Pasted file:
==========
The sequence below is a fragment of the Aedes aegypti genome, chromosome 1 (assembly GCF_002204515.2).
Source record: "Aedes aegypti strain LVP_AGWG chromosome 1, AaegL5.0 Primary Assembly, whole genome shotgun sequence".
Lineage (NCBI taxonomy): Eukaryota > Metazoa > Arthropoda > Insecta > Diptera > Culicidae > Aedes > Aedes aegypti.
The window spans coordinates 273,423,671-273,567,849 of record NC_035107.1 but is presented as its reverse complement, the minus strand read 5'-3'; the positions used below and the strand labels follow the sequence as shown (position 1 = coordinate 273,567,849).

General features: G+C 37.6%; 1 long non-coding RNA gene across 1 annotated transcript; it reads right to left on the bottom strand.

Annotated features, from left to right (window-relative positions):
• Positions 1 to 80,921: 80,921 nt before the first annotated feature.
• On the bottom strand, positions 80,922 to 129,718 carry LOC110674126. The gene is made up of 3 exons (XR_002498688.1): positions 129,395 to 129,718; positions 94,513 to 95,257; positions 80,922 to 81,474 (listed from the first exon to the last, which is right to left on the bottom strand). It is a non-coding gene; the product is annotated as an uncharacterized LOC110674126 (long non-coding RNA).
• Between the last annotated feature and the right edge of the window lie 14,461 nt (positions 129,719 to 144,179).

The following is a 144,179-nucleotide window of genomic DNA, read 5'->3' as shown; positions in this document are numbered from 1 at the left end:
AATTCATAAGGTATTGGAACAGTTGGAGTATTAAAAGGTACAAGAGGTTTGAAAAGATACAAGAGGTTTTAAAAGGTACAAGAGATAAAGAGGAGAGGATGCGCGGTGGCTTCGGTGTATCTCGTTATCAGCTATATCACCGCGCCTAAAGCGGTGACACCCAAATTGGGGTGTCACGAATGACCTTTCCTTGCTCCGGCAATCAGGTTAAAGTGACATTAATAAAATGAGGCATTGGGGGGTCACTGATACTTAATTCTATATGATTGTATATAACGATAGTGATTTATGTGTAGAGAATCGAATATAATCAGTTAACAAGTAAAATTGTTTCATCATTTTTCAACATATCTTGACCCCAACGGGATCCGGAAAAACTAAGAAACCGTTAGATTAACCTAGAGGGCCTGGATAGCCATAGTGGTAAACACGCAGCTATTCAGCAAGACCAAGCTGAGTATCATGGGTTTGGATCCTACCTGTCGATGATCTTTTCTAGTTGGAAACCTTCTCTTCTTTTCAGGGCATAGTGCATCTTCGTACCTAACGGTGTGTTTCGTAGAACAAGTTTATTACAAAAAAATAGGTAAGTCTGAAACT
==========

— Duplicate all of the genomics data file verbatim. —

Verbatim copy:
The sequence below is a fragment of the Aedes aegypti genome, chromosome 1 (assembly GCF_002204515.2).
Source record: "Aedes aegypti strain LVP_AGWG chromosome 1, AaegL5.0 Primary Assembly, whole genome shotgun sequence".
Lineage (NCBI taxonomy): Eukaryota > Metazoa > Arthropoda > Insecta > Diptera > Culicidae > Aedes > Aedes aegypti.
The window spans coordinates 273,423,671-273,567,849 of record NC_035107.1 but is presented as its reverse complement, the minus strand read 5'-3'; the positions used below and the strand labels follow the sequence as shown (position 1 = coordinate 273,567,849).

General features: G+C 37.6%; 1 long non-coding RNA gene across 1 annotated transcript; it reads right to left on the bottom strand.

Annotated features, from left to right (window-relative positions):
• Positions 1 to 80,921: 80,921 nt before the first annotated feature.
• On the bottom strand, positions 80,922 to 129,718 carry LOC110674126. The gene is made up of 3 exons (XR_002498688.1): positions 129,395 to 129,718; positions 94,513 to 95,257; positions 80,922 to 81,474 (listed from the first exon to the last, which is right to left on the bottom strand). It is a non-coding gene; the product is annotated as an uncharacterized LOC110674126 (long non-coding RNA).
• Between the last annotated feature and the right edge of the window lie 14,461 nt (positions 129,719 to 144,179).

The following is a 144,179-nucleotide window of genomic DNA, read 5'->3' as shown; positions in this document are numbered from 1 at the left end:
AATTCATAAGGTATTGGAACAGTTGGAGTATTAAAAGGTACAAGAGGTTTGAAAAGATACAAGAGGTTTTAAAAGGTACAAGAGATAAAGAGGAGAGGATGCGCGGTGGCTTCGGTGTATCTCGTTATCAGCTATATCACCGCGCCTAAAGCGGTGACACCCAAATTGGGGTGTCACGAATGACCTTTCCTTGCTCCGGCAATCAGGTTAAAGTGACATTAATAAAATGAGGCATTGGGGGGTCACTGATACTTAATTCTATATGATTGTATATAACGATAGTGATTTATGTGTAGAGAATCGAATATAATCAGTTAACAAGTAAAATTGTTTCATCATTTTTCAACATATCTTGACCCCAACGGGATCCGGAAAAACTAAGAAACCGTTAGATTAACCTAGAGGGCCTGGATAGCCATAGTGGTAAACACGCAGCTATTCAGCAAGACCAAGCTGAGTATCATGGGTTTGGATCCTACCTGTCGATGATCTTTTCTAGTTGGAAACCTTCTCTTCTTTTCAGGGCATAGTGCATCTTCGTACCTAACGGTGTGTTTCGTAGAACAAGTTTATTACAAAAAAATAGGTAAGTCTGAAACT